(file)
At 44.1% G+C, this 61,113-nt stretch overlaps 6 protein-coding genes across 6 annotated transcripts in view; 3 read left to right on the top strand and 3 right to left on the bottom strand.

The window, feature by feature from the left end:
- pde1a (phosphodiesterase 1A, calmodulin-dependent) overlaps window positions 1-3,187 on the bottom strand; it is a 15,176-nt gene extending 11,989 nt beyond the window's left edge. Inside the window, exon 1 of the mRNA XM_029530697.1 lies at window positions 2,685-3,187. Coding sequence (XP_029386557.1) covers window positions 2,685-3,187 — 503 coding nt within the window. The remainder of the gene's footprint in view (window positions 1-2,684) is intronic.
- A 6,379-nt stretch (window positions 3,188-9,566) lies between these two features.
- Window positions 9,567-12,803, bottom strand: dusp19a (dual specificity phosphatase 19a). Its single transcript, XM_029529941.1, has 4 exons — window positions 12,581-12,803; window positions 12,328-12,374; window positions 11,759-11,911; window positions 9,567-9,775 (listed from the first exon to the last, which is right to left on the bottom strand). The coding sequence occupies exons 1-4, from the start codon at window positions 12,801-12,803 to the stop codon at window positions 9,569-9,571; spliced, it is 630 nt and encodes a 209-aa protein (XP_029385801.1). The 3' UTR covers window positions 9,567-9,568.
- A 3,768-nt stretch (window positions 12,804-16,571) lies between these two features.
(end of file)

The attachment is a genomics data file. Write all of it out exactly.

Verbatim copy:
At 44.1% G+C, this 61,113-nt stretch overlaps 6 protein-coding genes across 6 annotated transcripts in view; 3 read left to right on the top strand and 3 right to left on the bottom strand.

The window, feature by feature from the left end:
- pde1a (phosphodiesterase 1A, calmodulin-dependent) overlaps window positions 1-3,187 on the bottom strand; it is a 15,176-nt gene extending 11,989 nt beyond the window's left edge. Inside the window, exon 1 of the mRNA XM_029530697.1 lies at window positions 2,685-3,187. Coding sequence (XP_029386557.1) covers window positions 2,685-3,187 — 503 coding nt within the window. The remainder of the gene's footprint in view (window positions 1-2,684) is intronic.
- A 6,379-nt stretch (window positions 3,188-9,566) lies between these two features.
- Window positions 9,567-12,803, bottom strand: dusp19a (dual specificity phosphatase 19a). Its single transcript, XM_029529941.1, has 4 exons — window positions 12,581-12,803; window positions 12,328-12,374; window positions 11,759-11,911; window positions 9,567-9,775 (listed from the first exon to the last, which is right to left on the bottom strand). The coding sequence occupies exons 1-4, from the start codon at window positions 12,801-12,803 to the stop codon at window positions 9,569-9,571; spliced, it is 630 nt and encodes a 209-aa protein (XP_029385801.1). The 3' UTR covers window positions 9,567-9,568.
- A 3,768-nt stretch (window positions 12,804-16,571) lies between these two features.